The relation between politics and sports is as old as politics or sports are themselves. The games and sports have always been promoted by various rulers. From time to time holding of first Olympics to its present scenario, selection of players, opening of institutes for physical education, politics makes its presence felt.
International political tensions led to the Olympic Games greatest tragedy. Twelve Israeli athletes and coaches were murdered by Palestinian terrorists at the 1972 Munich Games. Although individual countries have declined participation in the Games as a means of political protest throughout the history of the modern games, the 1976 Montreal Games introduced what some have called the "age of the Olympic boycott," Seventeen African and Arab nations boycotted the Montreal Games protesting New Zealand's violation of the international sports ban of South Africa.
Four years later, a number of nations, led by the United States, boycotted the 1980 Moscow Games in protest of the Soviet Union's invasion of Afghanistan, Citing concern for the security of its athletes, the U.S.S.R organized an Eastern Block boycott of the 1984 Los Angeles Games.
Controversies are arised in sports due to the effect of political tensions, Although the goal of the Olympic Games is to bring together the athletes of the world in peaceful competition, the games often have been affected by political tensions. The most controversial games in modern Olympic history were the 1936 Berlin Games. German Chancellor Adolph Hitler used the Games as propaganda for Nazi ideology. Prior to the Games, several nations called for a boycott in protest of the anti-Semitic policies enacted by Hitler's National Socialist Government. The tragedy of World War II still shrouds the memory of the Berlin Games.
The 1950s witnessed the emergence of Cold War tensions. At the 1956 Melbourne Games, nearly 40% of the Hungarian Olympic contingent defected rather than return home to a country that had been recently invaded by armed forces from the Soviet Union. During the 1960s, human rights issues confronted them to expel the Republic of South Africa from the Games, in 1964, for its recist apartheid policies. At the 1968 Mexico City Games, African-American athletes visibly protested the discrimination against blacks in the United States. The image of American sprinter Tommie Smith and John Carlos standing on the victory stand with clenched fists in black gloves remains etched in Olympic memory.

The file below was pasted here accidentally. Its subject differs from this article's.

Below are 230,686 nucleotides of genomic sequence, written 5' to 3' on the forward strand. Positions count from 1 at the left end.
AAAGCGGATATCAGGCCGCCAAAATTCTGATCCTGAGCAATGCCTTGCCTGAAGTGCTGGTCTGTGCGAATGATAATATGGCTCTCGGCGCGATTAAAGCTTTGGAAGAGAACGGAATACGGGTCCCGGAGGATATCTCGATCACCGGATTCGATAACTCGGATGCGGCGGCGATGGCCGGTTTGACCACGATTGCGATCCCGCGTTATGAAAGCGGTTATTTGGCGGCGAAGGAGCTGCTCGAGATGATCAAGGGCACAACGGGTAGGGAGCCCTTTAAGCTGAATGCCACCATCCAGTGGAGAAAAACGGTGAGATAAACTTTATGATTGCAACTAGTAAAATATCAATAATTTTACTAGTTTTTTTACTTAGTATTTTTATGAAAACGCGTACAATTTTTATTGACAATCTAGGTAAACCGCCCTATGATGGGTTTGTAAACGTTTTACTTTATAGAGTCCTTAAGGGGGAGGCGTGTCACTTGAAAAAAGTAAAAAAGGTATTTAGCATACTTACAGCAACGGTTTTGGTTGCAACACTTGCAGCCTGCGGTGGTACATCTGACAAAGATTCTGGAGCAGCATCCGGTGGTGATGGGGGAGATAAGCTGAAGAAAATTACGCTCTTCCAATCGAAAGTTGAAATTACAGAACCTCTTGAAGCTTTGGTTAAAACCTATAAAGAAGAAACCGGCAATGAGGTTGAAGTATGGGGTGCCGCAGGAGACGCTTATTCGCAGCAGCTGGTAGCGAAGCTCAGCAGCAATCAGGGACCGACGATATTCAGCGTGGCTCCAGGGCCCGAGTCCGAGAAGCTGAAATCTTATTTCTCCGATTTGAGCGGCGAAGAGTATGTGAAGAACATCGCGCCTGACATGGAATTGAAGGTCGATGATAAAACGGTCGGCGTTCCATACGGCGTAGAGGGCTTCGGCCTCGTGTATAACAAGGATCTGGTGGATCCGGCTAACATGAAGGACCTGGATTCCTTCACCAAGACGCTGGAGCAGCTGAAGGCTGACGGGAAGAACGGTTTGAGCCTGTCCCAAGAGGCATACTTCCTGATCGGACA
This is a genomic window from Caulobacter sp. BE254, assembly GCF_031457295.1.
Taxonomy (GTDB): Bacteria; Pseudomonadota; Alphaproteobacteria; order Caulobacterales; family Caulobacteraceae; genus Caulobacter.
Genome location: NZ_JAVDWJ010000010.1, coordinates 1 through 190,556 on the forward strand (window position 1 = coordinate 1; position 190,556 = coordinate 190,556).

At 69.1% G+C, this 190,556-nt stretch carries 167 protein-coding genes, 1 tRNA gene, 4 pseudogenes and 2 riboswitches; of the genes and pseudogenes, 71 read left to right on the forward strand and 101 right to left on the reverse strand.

The IOC's most assertive political voice, however has sounded in the name of international peace. Former President, now Honorary Life President of the IOC, Juan Antonio Samarach, of Spain, has championed the ancient tradition of the Olympic Truce. The truce calls upon the cessation of all hostilities and warfare during the period of the Olympic Games. Perhaps the most compelling moment of the 1994 Lillehammer Olympic Winter Games came at the Opening Caremony when Semarach asked attendants and viewers worldwide to observe a moment of remembrance for the Olympic City of Sarajevo and pleaded for a cessation of fighting in the war-torn former Yugoslavia.
During the 1960s, the Olympic Movement has concerned itself with gender issues. The IOC has called for the greater involvement of women in the governing structures of sport.
In India to the political leaders made provisions for the promotion of games and sports ever since independence. Efforts has been put to set up Tara Chand Committee (1948), Raj Kumari Amrit Kaur Coaching Scheme (1953), All Indian Council of Sports (1954). National Plan of Physical Education & Recreation (1956), Lakshmibai College of Physical Education (1957), National Fitness Corps (1965) and LNCPE given the status of Deemed University. Despite tight economic conditions first Asian Games were conducted in Delhi in 1951, later in 1982 and in 2001 first Afro-African Games were conducted.
Hence politics is and will remain an integral part of sports. Our political leaders decide the fate of sports in the country-decision of India and Pakistan not to resume cricket ties. The question of race and sex in sports too is affected by political implications. Political leaders used sports to promote nationalism and at the same time for political propaganda. Hence its upto the political leaders and the government to boost sports in the country.